Charles' Law
Charles' law states that, at a constant pressure, the volume
of a
mixed amount of gas is directly proportional to its absolute
temperature:
= k 

Where
k is a constant unique to the amount of gas and pressure. Just
as with Boyle's law, Charles' law can be expressed in its more
useful form:
= 

The subscripts 1 and 2 refer to two different sets of conditions, just
as with Boyle's law.
Why must the temperature be absolute? If temperature is
measured on a Celsius (non absolute) scale, T can be negative. If we
plug negative values of T into the equation, we get back
negative volumes, which cannot exist. In order to ensure that only
values of V≥ 0 occur, we have to use an absolute temperature
scale where T≥ 0. The standard absolute scale is the Kelvin
(K) scale. The temperature in Kelvin can be calculated via T_{k} = T_{C} + 273.15. A plot of the temperature in Kelvin vs. volume
gives :
Figure %: Temperature vs. Volume
As you can see from , Charles' law predicts
that volume will be zero at 0 K. 0 K is the absolutely lowest
temperature possible, and is called absolute zero.
Avogadro's Law
Avogadro's law states that the volume of a gas at constant
temperature and pressure is directly proportional to the number of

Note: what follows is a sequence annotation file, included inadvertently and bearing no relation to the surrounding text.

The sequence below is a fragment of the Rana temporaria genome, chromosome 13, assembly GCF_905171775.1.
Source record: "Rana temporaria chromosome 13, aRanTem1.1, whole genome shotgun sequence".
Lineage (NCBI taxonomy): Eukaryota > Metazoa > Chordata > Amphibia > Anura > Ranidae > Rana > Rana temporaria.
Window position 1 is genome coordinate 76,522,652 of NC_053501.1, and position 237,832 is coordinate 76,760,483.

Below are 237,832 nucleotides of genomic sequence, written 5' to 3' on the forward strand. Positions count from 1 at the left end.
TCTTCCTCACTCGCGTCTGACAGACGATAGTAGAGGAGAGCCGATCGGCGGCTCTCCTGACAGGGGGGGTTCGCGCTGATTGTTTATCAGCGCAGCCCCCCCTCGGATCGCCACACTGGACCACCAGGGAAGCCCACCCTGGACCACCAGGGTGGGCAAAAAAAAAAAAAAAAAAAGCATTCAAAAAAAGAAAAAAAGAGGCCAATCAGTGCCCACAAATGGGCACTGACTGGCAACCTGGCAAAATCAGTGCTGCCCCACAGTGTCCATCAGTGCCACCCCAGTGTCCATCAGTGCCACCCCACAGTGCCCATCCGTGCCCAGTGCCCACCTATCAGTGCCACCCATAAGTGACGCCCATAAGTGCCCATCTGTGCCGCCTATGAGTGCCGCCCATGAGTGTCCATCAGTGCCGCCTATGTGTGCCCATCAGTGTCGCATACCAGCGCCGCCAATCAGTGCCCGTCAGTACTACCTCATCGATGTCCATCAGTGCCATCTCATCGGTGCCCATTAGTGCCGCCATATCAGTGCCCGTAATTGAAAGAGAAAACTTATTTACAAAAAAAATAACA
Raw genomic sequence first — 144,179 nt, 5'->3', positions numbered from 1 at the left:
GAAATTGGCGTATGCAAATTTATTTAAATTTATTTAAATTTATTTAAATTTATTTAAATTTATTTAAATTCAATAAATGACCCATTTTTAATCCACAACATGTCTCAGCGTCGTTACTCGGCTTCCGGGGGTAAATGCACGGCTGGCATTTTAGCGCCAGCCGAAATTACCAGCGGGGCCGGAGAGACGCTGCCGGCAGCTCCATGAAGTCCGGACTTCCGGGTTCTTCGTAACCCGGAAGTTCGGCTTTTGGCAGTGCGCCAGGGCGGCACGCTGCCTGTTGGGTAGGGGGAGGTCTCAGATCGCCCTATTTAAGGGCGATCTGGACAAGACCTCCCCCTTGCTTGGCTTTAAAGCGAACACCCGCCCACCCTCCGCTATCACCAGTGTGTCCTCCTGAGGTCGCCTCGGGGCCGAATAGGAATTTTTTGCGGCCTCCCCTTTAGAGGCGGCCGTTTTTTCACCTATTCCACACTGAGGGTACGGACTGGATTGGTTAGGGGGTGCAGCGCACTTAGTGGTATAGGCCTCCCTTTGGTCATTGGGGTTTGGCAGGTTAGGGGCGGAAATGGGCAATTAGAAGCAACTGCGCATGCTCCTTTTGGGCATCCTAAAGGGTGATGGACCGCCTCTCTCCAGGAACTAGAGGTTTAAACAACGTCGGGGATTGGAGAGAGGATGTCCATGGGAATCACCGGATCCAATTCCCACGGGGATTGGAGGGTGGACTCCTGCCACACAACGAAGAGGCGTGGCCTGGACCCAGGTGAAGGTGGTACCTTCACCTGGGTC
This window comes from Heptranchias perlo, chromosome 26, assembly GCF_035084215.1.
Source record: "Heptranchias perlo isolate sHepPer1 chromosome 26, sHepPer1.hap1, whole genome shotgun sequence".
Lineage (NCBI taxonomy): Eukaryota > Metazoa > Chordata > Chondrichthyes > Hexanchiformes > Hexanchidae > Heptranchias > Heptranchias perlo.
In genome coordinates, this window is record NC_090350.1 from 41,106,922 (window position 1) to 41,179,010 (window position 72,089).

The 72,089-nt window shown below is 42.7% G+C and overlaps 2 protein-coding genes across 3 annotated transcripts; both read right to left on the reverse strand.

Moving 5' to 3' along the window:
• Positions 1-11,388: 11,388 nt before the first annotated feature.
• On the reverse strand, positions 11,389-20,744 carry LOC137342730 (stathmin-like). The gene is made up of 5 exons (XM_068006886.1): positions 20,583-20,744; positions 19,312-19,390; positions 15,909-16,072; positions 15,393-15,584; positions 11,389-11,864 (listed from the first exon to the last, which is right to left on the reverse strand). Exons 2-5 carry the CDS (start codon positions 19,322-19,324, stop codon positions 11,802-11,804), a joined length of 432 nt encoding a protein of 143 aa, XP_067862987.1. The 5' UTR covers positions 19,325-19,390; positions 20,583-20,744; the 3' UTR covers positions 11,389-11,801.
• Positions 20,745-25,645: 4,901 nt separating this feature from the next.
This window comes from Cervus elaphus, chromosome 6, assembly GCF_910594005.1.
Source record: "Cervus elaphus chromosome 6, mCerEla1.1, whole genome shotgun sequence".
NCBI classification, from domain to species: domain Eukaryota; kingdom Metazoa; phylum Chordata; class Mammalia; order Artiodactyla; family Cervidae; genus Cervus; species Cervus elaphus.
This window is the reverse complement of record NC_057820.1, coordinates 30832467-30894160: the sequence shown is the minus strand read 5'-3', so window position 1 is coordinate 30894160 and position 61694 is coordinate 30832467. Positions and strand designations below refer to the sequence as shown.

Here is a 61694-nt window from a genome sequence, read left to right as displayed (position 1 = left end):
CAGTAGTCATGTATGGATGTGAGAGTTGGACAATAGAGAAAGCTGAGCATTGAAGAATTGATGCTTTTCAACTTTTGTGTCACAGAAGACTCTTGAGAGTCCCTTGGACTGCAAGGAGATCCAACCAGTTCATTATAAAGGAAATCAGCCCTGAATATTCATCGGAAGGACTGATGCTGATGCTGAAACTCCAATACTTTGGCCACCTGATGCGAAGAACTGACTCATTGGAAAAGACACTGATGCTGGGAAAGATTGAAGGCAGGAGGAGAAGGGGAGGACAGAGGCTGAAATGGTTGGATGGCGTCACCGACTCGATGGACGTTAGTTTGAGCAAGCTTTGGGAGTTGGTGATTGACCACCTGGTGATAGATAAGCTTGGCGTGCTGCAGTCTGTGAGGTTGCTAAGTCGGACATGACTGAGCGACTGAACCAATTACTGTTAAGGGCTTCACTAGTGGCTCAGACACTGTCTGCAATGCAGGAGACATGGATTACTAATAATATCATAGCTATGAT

moles of gas present. It's mathematical representation follows:
k is a constant unique to the conditions of
P and
T.
n is the
number of moles of gas present.
1 mole (mol) of gas is defined as the amount of gas containing
Avogadro's number of molecules. Avogadro's number (N_{A}) is
1 mol of
any gas at 273 K (0_C) and 1 atm has a volume of
22.4 L. The conditions 273 K and 1 atm are the standard
temperature and pressure (STP). STP should not be confused with the
less common standard atmospheric temperature and pressure (SATP), which
corresponds to a temperature of 298 K and a pressure of 1 bar.
The numbers 22.4 L, 6.022×10^{23}, and the conditions of STP
should be near and dear to your heart. Memorize them if you haven't
already.
The Ideal Gas Law
Charles', Avogadro's, and Boyle's laws are all special cases of the
ideal gas law:
T must
always be in Kelvin.
n is almost always in moles.
R is the gas constant. The value of
R depends on the units
of
P,
V and
n. Be sure to ask your instructor which values you
should memorize.
Units  Value of R 
 0.08206 
 8.314 
 8.314 
 1.987 
 62.36 
You can think of
R as a converter that changes the units on the right
side of the above equation to the units on the left side of
the "=" sign. The values
0.0821 and
8.314 get the most use. Memorizing them will make your
life easier.